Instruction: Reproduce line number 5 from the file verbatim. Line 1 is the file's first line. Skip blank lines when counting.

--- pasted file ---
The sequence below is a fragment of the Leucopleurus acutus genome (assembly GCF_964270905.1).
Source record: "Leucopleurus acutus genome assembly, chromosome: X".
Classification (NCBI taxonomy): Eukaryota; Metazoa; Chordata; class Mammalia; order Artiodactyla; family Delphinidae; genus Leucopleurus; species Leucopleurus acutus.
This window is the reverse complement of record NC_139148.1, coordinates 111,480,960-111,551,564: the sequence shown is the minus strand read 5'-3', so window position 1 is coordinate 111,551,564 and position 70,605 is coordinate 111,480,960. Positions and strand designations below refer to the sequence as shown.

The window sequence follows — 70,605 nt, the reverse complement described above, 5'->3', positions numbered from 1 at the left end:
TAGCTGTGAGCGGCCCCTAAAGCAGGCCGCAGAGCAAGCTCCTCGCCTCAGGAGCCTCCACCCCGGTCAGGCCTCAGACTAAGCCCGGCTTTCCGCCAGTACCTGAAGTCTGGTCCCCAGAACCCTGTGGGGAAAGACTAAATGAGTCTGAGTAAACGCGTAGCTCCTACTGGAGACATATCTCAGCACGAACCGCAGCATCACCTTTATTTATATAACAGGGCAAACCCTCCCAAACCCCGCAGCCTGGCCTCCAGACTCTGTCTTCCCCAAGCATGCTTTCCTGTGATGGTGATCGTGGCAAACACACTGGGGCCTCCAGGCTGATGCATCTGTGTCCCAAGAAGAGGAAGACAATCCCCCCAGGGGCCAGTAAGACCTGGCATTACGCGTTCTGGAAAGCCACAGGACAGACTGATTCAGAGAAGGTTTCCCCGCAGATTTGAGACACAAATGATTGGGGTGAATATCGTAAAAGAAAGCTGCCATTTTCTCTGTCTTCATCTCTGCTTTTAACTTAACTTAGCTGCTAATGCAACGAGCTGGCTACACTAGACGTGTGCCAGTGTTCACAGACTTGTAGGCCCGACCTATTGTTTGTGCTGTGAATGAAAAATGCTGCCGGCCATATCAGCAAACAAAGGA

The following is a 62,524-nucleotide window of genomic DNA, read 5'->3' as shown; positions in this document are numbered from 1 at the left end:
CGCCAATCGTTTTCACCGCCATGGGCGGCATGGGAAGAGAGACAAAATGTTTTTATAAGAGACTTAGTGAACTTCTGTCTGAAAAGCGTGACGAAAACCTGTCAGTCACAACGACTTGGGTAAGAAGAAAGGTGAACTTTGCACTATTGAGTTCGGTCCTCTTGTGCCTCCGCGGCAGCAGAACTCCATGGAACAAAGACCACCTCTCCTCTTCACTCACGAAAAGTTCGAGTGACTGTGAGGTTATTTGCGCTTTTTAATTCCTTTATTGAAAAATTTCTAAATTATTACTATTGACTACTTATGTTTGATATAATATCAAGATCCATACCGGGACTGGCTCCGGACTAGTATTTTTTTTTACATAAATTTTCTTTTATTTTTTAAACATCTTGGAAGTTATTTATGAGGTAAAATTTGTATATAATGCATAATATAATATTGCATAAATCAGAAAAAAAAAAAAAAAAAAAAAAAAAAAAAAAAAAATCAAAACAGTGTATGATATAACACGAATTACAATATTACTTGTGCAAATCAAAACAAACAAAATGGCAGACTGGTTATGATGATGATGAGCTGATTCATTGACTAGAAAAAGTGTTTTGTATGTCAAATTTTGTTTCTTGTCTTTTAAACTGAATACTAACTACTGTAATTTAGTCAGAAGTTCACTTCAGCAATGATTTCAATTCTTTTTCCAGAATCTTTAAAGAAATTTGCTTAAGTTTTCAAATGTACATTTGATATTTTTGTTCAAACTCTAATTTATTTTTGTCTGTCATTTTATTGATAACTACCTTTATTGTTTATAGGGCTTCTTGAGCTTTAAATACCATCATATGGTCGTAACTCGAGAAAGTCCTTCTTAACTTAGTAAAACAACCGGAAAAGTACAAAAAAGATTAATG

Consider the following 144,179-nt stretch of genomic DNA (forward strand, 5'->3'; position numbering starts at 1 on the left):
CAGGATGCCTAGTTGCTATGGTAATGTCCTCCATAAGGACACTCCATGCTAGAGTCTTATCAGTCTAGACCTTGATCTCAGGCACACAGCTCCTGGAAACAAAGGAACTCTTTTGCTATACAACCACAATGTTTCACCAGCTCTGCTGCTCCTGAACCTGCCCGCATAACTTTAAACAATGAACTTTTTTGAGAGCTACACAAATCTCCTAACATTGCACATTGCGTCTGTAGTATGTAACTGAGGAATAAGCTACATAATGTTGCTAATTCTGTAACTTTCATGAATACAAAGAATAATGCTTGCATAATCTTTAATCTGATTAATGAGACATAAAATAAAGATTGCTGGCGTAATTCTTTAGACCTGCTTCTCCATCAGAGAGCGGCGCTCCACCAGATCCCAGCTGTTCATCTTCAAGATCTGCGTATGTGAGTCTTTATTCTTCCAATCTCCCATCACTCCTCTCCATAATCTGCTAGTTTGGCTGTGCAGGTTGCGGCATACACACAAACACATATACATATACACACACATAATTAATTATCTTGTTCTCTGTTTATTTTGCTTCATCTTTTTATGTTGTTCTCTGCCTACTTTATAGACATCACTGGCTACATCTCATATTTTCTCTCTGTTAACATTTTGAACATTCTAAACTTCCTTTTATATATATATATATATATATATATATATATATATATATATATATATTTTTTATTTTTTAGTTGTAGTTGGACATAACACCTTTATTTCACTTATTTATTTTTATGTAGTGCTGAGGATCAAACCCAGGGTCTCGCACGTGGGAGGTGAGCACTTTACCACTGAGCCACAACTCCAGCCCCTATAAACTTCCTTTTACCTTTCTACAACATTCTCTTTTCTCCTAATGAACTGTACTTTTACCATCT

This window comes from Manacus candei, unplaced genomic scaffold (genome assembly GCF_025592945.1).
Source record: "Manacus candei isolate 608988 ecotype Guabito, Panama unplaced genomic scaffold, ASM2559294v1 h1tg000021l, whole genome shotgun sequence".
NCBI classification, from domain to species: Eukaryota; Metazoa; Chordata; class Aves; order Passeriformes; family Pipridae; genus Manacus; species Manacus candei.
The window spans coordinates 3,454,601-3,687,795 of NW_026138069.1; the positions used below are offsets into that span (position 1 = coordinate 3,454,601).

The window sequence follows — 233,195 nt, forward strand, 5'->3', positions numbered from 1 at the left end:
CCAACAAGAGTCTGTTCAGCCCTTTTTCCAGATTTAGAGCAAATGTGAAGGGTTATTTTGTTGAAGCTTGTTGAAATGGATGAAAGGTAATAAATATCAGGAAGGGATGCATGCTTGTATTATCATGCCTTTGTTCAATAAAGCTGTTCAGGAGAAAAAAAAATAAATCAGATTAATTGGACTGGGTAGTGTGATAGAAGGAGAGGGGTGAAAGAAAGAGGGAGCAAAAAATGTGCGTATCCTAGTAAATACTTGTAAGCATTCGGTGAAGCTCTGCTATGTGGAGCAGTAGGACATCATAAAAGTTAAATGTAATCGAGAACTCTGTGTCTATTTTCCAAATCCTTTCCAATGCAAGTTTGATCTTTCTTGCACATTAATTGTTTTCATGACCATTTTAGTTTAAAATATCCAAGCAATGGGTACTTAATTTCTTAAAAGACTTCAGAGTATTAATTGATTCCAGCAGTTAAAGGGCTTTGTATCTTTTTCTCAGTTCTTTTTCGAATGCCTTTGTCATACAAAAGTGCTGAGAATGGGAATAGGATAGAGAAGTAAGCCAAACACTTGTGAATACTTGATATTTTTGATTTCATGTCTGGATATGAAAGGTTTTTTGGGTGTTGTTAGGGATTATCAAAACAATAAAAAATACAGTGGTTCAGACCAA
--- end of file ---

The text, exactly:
The window sequence follows — 70,605 nt, the reverse complement described above, 5'->3', positions numbered from 1 at the left end: